In Pennsylvania Environmental Defense Foundation v. Commonwealth, the Pennsylvania Supreme Court overturned the standard that had been applied by the courts since 1973 when they review governmental determinations under Pennsylvania’s Environmental Rights Amendment (“ERA”). In so doing, the Court effectively re-set and re-established the ERA which was ratified in 1971.
Imagine taking a relic of 1971, plucking it out of that time, and dropping it down in 2017. Would it seem out of place? Would it have any relationship to the current social and political climate? For most of its history, Pennsylvania’s ERA had virtually no significant impact and was considered by the courts to be mostly aspirational. Until now.
Kathleen Kane has resigned her post as Pennsylvania Attorney General in the wake of her conviction on multiple felony charges, including perjury and criminal conspiracy. The incidents relate to her leaking grand jury deliberations. Read more about the conviction here and her resignation here, both from The New York Times.
Federal law (18 U.S.C. § 922(g)(4)) prohibits any person “who has been adjudicated as a mental defective or who has been committed to a mental institution” from possessing firearms or ammunition. In Keyes v. Lynch, a federal district court in Pennsylvania held that § 922(g)(4) violated the Second Amendment as applied to Plaintiff Jonathan Yox. [Read More]
The legal principle that “No person may be a judge in his own cause” can be traced back centuries. But is it a mere shibboleth, given lip service long after it has ceased to play an important role in our law? In Williams v. Pennsylvania, the Supreme Court affirmed its continued vitality, holding that a prosecutor-turned-judge was constitutionally required to recuse himself from a case involving a man for whom he (as prosecutor) had once recommended the death penalty. [Read More]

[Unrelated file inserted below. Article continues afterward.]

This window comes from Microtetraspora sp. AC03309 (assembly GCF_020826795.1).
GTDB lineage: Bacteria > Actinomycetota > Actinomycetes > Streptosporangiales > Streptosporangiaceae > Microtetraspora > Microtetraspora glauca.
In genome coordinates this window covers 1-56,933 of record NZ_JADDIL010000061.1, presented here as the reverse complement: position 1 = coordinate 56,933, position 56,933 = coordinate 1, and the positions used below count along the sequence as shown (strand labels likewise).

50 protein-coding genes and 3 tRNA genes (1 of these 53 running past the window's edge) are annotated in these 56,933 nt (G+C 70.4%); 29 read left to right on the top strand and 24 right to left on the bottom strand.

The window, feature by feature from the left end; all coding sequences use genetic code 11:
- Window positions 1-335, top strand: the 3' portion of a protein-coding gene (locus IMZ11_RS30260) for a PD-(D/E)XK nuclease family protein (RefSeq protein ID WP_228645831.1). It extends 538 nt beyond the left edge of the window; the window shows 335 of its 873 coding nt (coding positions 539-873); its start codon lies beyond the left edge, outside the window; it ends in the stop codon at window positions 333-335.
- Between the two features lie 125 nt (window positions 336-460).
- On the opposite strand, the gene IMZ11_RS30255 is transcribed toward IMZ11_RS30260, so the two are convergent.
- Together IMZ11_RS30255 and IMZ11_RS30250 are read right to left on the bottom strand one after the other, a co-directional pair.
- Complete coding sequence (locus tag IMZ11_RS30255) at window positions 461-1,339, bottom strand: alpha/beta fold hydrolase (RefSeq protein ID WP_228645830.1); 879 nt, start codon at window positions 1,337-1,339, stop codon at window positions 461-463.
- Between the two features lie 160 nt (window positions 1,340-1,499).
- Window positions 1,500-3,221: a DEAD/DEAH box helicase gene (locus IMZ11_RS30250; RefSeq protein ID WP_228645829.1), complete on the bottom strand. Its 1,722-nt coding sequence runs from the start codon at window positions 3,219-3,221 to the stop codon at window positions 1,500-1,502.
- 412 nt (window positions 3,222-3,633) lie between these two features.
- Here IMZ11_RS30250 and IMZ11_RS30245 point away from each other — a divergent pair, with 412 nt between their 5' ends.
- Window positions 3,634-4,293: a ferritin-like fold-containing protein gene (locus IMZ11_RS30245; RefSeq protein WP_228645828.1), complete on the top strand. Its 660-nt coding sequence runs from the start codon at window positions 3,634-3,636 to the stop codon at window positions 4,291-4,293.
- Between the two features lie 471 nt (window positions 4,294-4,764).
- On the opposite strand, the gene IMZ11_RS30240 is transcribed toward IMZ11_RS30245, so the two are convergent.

Texas Attorney General Ken Paxton published an opinion piece in USA Today outlining the state's objections to President Obama's executive order on immigration. Scott Keller, Texas' solicitor general, argued the case today in front of the Supreme Court.
Kansas Attorney General Derek Schmidt submitted the state's brief in a case concerning school funding at the Kansas Supreme Court. The state argues that the legislature addressed concerns about the school funding plan in a bill passed at the end of the legislative session, but some school districts argue that funding is still inequitable. If the plaintiffs prevail, the court may order schools closed pending further action. Read more at KCUR.
Governor Tom Wolf of Pennsylvania signed a bill legalizing medical marijuana in the state. Read more at 6ABC.